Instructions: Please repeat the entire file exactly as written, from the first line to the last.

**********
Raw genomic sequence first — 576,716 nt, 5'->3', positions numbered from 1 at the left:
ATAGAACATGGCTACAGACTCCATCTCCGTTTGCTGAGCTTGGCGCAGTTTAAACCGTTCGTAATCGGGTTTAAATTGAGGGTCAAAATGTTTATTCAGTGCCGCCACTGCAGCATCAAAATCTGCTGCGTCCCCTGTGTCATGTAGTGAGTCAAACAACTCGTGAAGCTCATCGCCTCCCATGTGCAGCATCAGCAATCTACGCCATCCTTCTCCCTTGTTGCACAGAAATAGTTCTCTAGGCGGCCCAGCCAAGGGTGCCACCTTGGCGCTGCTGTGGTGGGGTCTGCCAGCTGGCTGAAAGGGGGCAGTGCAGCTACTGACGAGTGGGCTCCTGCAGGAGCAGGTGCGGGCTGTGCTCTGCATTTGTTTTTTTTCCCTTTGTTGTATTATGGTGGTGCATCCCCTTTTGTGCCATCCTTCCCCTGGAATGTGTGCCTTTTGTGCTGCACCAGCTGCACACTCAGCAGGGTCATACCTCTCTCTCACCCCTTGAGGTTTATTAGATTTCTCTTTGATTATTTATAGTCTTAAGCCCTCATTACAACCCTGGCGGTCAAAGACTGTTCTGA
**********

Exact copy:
Raw genomic sequence first — 576,716 nt, 5'->3', positions numbered from 1 at the left:
ATAGAACATGGCTACAGACTCCATCTCCGTTTGCTGAGCTTGGCGCAGTTTAAACCGTTCGTAATCGGGTTTAAATTGAGGGTCAAAATGTTTATTCAGTGCCGCCACTGCAGCATCAAAATCTGCTGCGTCCCCTGTGTCATGTAGTGAGTCAAACAACTCGTGAAGCTCATCGCCTCCCATGTGCAGCATCAGCAATCTACGCCATCCTTCTCCCTTGTTGCACAGAAATAGTTCTCTAGGCGGCCCAGCCAAGGGTGCCACCTTGGCGCTGCTGTGGTGGGGTCTGCCAGCTGGCTGAAAGGGGGCAGTGCAGCTACTGACGAGTGGGCTCCTGCAGGAGCAGGTGCGGGCTGTGCTCTGCATTTGTTTTTTTTCCCTTTGTTGTATTATGGTGGTGCATCCCCTTTTGTGCCATCCTTCCCCTGGAATGTGTGCCTTTTGTGCTGCACCAGCTGCACACTCAGCAGGGTCATACCTCTCTCTCACCCCTTGAGGTTTATTAGATTTCTCTTTGATTATTTATAGTCTTAAGCCCTCATTACAACCCTGGCGGTCAAAGACTGTTCTGA